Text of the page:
Desired radius of a curve
The equation for the desired radius of a curve, takes into account the factors of speed and superelevation (e). This equation can be algebraically rearranged to obtain desired rate of superelevation, using input of the roadway’s designated speed and curve radius.
In curved sections, the outside edge of the road is superelevated above the centerline. Since the road is sloped down toward the inside of the curve, gravity draws the vehicle toward the inside of the curve. This causes a greater proportion of centripetal force to supplant the tyre friction that would otherwise be needed to negotiate the curve.
Superelevation slopes of 4 to 10% are applied in order to aid motorists in safely traversing these sections, while maintaining vehicle speed throughout the length of the curve. An upper bound of 12% was chosen to meet the demands of construction and maintenance practices, as well as to limit the difficulty of driving a steeply cross-sloped curve at low speeds. In areas that receive significant snow and ice, most agencies use a maximum cross slope of 6 to 8%. While steeper cross slope makes it difficult to traverse the slope at low speed when the surface is icy, and when accelerating from zero with warm tyres on the ice, lower cross slope increases the risk of loss-of-control at high speeds, especially when the surface is icy. Since the consequence of high speed skidding is much worse than that of sliding inward at a low speed, sharp curves have the benefit of greater net safety when designers select up to 8% superelevation, instead of 4%. A lower slope of 4% is commonly used on urban roadways where speeds are lower, and where a steeper slope would raise the outside road edge above adjacent terrain.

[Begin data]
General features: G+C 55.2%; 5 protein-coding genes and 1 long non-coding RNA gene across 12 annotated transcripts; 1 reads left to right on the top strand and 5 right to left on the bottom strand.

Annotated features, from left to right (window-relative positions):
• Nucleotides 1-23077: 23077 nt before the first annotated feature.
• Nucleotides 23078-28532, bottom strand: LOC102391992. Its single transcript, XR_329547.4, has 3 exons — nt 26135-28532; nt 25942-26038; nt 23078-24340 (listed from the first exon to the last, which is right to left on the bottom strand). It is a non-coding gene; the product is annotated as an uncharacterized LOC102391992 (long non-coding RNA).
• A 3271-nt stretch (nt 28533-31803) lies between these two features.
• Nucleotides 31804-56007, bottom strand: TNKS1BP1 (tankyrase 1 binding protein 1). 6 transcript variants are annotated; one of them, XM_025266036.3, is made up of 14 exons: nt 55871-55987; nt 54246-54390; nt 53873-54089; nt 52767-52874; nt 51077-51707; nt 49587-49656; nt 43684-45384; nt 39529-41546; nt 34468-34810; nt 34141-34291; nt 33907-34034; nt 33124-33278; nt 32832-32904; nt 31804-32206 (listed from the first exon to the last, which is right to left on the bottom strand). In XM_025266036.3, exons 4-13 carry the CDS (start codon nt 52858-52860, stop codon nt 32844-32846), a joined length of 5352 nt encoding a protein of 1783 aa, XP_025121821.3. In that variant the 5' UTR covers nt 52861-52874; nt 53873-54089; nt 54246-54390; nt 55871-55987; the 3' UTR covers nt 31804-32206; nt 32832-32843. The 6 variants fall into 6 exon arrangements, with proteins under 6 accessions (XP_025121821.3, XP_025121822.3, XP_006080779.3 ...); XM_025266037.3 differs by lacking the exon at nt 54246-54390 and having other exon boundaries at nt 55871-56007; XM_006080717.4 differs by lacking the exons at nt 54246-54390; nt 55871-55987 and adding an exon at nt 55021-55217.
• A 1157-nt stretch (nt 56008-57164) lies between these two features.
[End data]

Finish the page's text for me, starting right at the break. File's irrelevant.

The American Association of State Highway and Transportation officials (AASHTO) provides a table from which desired superelevation rates can be interpolated, based on the designated speed and radius of a curved section of roadway. This table can also be found in many state roadway design guides and manuals in the U.S.
Recent research has shown that, considering rollover risk for heavy vehicles (semitrailers & buses), which have a relatively high centre-of-gravity, the above equation yields cross slope values which are too low.Related formulas
|R||desired radius of a curve (m) (dimensionless)|
|v||speed of the vehicle (m/s) (dimensionless)|
|e||superelevation (dimensionless) (dimensionless)|
|fs||factors of speed or coefficient of friction (dimensionless) (dimensionless)|